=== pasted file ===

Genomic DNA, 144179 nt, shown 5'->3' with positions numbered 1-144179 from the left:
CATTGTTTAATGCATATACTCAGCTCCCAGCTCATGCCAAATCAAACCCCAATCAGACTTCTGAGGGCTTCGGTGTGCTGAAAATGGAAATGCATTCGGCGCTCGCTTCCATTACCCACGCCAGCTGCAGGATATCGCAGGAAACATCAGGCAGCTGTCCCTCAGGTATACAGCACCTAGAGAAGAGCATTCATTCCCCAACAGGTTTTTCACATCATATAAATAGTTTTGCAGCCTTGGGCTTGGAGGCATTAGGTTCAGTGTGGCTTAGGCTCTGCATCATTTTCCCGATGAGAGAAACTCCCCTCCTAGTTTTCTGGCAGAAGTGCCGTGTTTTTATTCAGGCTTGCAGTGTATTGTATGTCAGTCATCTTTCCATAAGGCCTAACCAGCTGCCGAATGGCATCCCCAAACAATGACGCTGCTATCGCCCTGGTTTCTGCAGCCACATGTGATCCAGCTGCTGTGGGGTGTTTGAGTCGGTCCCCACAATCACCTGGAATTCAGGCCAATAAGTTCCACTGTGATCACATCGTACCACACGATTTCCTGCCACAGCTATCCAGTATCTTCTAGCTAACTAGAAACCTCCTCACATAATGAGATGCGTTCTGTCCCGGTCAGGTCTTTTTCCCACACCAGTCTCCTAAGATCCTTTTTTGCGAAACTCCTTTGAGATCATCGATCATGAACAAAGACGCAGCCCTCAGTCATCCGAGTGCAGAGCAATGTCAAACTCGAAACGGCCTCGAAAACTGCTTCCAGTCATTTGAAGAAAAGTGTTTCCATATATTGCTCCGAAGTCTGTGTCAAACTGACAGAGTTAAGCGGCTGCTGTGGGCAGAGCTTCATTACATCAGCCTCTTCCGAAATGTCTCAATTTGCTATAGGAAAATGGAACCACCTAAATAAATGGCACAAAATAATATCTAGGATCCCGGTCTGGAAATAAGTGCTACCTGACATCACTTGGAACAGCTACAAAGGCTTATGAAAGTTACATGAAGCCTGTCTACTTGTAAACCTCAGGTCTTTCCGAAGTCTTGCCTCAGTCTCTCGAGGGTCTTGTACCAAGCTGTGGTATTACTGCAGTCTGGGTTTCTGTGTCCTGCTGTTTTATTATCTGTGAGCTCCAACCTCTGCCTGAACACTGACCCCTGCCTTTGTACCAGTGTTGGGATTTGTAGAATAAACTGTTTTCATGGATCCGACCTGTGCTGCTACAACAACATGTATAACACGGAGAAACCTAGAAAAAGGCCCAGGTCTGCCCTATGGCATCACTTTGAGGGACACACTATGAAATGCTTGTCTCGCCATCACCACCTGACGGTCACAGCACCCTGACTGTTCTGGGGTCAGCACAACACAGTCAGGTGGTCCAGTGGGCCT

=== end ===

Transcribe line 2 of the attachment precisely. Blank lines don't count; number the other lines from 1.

CATTGTTTAATGCATATACTCAGCTCCCAGCTCATGCCAAATCAAACCCCAATCAGACTTCTGAGGGCTTCGGTGTGCTGAAAATGGAAATGCATTCGGCGCTCGCTTCCATTACCCACGCCAGCTGCAGGATATCGCAGGAAACATCAGGCAGCTGTCCCTCAGGTATACAGCACCTAGAGAAGAGCATTCATTCCCCAACAGGTTTTTCACATCATATAAATAGTTTTGCAGCCTTGGGCTTGGAGGCATTAGGTTCAGTGTGGCTTAGGCTCTGCATCATTTTCCCGATGAGAGAAACTCCCCTCCTAGTTTTCTGGCAGAAGTGCCGTGTTTTTATTCAGGCTTGCAGTGTATTGTATGTCAGTCATCTTTCCATAAGGCCTAACCAGCTGCCGAATGGCATCCCCAAACAATGACGCTGCTATCGCCCTGGTTTCTGCAGCCACATGTGATCCAGCTGCTGTGGGGTGTTTGAGTCGGTCCCCACAATCACCTGGAATTCAGGCCAATAAGTTCCACTGTGATCACATCGTACCACACGATTTCCTGCCACAGCTATCCAGTATCTTCTAGCTAACTAGAAACCTCCTCACATAATGAGATGCGTTCTGTCCCGGTCAGGTCTTTTTCCCACACCAGTCTCCTAAGATCCTTTTTTGCGAAACTCCTTTGAGATCATCGATCATGAACAAAGACGCAGCCCTCAGTCATCCGAGTGCAGAGCAATGTCAAACTCGAAACGGCCTCGAAAACTGCTTCCAGTCATTTGAAGAAAAGTGTTTCCATATATTGCTCCGAAGTCTGTGTCAAACTGACAGAGTTAAGCGGCTGCTGTGGGCAGAGCTTCATTACATCAGCCTCTTCCGAAATGTCTCAATTTGCTATAGGAAAATGGAACCACCTAAATAAATGGCACAAAATAATATCTAGGATCCCGGTCTGGAAATAAGTGCTACCTGACATCACTTGGAACAGCTACAAAGGCTTATGAAAGTTACATGAAGCCTGTCTACTTGTAAACCTCAGGTCTTTCCGAAGTCTTGCCTCAGTCTCTCGAGGGTCTTGTACCAAGCTGTGGTATTACTGCAGTCTGGGTTTCTGTGTCCTGCTGTTTTATTATCTGTGAGCTCCAACCTCTGCCTGAACACTGACCCCTGCCTTTGTACCAGTGTTGGGATTTGTAGAATAAACTGTTTTCATGGATCCGACCTGTGCTGCTACAACAACATGTATAACACGGAGAAACCTAGAAAAAGGCCCAGGTCTGCCCTATGGCATCACTTTGAGGGACACACTATGAAATGCTTGTCTCGCCATCACCACCTGACGGTCACAGCACCCTGACTGTTCTGGGGTCAGCACAACACAGTCAGGTGGTCCAGTGGGCCT